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Joint centre for materials research infrastructure set up


The inauguration of Uppsala University’s new electron microscope, the Titan Themis, on 19 June was the occasion for a decision to be announced. This concerned the joint establishment of a national centre for transmission electron microscopy: CEM4MAT, the Centre of Electron Microscopy for Materials in the Stockholm–Uppsala region.

Transmission electron microscopy (TEM) is an important method in materials-related research. Today’s modern TEM with atomic resolution (<1Å, i.e. less than one Angstrom) is extremely costly infrastructure. Several years of training are required to become a proficient user in just a portion of the various analytical techniques available. This means that TEM studies risk being underused, although they make a valuable contribution to research.

“The new Titan electron microscope being inaugurated today is a vital addition to the leading materials research, and it feels especially pleasing to announce a joint initiative at the same time,” says Klaus Leifer, Professor of Experimental Physics at Uppsala University.

In the Stockholm–Uppsala region there are several well-equipped TEM facilities at academic institutions and research institutes with materials-oriented research profiles: the Electron Microscopy Center (EMC) at Stockholm University; the Electrum Laboratory at KTH Royal Institute of Technology; the Electron Microscopy and NanoEngineering (ELMIN) research group and the Ångström Microstructure Laboratory (MSL) at Uppsala University; and Swerea KIMAB. These facilities are also used to some extent by other universities, such as the Swedish University of Agricultural Sciences (SU), Umeå University and Luleå University of Technology, but also by surrounding businesses.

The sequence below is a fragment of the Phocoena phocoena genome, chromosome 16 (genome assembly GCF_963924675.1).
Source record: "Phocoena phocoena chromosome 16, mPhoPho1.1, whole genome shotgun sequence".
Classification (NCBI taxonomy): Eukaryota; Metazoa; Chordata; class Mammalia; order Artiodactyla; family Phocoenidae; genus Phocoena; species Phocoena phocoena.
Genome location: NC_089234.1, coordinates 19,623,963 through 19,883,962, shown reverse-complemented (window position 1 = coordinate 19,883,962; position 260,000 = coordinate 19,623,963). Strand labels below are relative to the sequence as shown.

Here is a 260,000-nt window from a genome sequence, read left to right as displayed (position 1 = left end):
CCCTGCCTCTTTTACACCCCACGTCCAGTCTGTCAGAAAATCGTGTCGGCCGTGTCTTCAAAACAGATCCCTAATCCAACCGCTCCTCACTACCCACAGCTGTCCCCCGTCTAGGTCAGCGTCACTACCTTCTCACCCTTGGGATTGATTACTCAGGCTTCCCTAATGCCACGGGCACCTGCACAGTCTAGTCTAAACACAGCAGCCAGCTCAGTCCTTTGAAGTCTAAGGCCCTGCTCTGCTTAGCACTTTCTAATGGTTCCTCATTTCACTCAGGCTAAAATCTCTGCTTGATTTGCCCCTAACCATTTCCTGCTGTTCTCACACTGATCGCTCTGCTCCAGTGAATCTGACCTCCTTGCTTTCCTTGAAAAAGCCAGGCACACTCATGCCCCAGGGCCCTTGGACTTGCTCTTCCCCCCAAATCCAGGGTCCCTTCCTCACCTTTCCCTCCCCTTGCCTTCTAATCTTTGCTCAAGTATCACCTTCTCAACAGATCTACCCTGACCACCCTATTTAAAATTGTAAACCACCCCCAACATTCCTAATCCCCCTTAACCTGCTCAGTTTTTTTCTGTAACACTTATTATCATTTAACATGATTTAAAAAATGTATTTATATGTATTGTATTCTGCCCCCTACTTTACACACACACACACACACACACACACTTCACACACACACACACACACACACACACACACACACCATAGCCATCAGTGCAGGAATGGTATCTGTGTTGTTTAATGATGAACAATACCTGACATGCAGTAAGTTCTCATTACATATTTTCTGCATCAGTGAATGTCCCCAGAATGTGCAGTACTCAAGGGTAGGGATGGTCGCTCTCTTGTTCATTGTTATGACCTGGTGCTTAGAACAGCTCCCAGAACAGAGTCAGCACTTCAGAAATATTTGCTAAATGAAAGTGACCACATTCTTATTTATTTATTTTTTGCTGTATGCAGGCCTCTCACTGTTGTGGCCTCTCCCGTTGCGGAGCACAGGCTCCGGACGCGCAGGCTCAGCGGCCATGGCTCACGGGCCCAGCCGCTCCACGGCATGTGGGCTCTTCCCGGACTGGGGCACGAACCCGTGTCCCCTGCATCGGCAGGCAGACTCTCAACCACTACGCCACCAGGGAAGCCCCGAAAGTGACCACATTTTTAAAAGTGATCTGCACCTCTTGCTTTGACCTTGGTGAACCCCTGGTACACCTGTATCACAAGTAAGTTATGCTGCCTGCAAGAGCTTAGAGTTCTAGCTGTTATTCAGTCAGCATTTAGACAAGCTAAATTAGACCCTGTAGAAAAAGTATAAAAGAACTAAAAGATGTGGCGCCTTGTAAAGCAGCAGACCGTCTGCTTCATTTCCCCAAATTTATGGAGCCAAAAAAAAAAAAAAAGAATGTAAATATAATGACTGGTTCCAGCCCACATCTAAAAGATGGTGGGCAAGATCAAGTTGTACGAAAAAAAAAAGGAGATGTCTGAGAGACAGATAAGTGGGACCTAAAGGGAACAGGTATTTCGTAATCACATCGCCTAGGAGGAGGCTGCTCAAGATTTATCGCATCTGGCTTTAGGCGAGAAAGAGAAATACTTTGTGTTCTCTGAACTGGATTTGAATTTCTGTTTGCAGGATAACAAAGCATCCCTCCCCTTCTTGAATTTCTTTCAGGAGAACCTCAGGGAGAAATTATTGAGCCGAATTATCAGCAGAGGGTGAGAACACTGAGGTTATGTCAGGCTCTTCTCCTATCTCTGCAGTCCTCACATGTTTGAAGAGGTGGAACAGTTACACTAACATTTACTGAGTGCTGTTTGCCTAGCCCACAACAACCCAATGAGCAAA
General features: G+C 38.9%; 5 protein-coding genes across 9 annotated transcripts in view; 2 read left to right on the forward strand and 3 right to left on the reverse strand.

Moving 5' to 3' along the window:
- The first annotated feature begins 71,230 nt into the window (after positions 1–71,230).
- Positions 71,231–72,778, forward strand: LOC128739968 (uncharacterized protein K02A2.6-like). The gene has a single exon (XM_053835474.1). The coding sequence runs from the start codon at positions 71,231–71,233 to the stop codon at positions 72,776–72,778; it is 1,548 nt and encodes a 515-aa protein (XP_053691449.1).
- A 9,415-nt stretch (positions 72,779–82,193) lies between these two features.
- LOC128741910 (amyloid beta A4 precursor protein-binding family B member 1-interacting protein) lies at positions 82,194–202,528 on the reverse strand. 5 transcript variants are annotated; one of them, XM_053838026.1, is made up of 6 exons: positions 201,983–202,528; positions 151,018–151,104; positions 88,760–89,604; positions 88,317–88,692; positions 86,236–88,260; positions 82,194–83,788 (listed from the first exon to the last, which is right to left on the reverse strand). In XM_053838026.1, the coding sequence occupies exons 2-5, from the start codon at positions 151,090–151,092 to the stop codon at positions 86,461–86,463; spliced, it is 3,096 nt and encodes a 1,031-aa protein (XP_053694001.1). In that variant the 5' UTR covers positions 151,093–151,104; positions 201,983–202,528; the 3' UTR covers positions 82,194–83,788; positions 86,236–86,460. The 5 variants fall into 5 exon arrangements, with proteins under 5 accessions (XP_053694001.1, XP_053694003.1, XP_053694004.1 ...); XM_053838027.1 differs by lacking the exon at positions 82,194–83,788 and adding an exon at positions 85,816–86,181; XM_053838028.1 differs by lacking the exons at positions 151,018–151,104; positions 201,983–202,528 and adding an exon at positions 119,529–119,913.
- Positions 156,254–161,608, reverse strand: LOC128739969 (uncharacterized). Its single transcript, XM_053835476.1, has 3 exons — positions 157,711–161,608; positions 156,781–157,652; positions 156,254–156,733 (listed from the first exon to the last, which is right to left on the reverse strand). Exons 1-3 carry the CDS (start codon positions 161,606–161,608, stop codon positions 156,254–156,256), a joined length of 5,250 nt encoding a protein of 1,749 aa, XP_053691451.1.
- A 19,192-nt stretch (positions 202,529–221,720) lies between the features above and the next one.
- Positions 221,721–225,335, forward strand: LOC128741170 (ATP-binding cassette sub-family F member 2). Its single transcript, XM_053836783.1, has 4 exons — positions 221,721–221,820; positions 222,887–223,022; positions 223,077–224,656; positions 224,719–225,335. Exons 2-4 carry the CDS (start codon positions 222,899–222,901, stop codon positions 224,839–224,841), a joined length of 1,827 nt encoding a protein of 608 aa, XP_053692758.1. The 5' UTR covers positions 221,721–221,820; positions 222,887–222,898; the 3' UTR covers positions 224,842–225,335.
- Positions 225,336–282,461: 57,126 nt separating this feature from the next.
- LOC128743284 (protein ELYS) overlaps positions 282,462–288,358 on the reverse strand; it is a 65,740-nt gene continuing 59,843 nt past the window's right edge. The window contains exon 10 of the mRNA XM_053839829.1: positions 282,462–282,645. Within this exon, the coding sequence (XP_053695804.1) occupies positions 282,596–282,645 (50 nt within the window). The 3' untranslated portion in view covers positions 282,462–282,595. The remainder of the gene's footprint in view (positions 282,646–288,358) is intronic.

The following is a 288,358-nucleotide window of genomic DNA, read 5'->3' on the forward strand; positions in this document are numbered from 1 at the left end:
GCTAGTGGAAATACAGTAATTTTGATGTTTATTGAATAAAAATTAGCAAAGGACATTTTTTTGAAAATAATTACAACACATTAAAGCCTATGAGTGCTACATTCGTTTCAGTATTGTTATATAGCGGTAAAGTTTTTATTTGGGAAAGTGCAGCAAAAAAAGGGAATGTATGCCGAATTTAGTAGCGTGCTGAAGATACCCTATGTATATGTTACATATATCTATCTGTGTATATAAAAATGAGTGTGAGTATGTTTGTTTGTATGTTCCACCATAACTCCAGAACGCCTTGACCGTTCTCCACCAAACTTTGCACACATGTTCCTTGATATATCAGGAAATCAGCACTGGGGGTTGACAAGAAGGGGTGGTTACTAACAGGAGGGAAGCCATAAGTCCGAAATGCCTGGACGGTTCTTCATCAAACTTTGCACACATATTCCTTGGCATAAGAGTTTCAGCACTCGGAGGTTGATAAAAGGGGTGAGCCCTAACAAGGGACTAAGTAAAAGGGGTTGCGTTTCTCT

“The skills and infrastructure at the various higher education institutions (HEIs) and facilities complement one another, which means that there are cutting-edge skills, sometimes world-leading, in most of the materials-related research areas. This gives TEM in the Stockholm–Uppsala region a unique combination of depth and breadth,” Leifer says.

Backing the joint CEM4MAT centre are Uppsala University (UU), Stockholm University (SU), KTH Royal Institute of Technology (KTH) and KIMAB. The aim is to take the international lead in the area. For the past two years, the HEIs have been working to coordinate their various activities to make both skills and infrastructure more accessible. Now they are taking the next important step: creating a joint centre. The initiative represents a joint endeavour to build knowledge among the HEIs and establish joint collaboration with the surrounding community.

CEM4MAT will:

  • Harmonise and coordinate courses at UU, KTH and SU in study programmes that include TEM, at advanced (second-cycle) and postgraduate (third-cycle) levels.
  • Harmonise training and provide specialist support both for TEM users, both new and experienced.
  • Guarantee that researchers get access to TEM in their research.
  • Expand knowledge exchange between the various facilities and the community at large.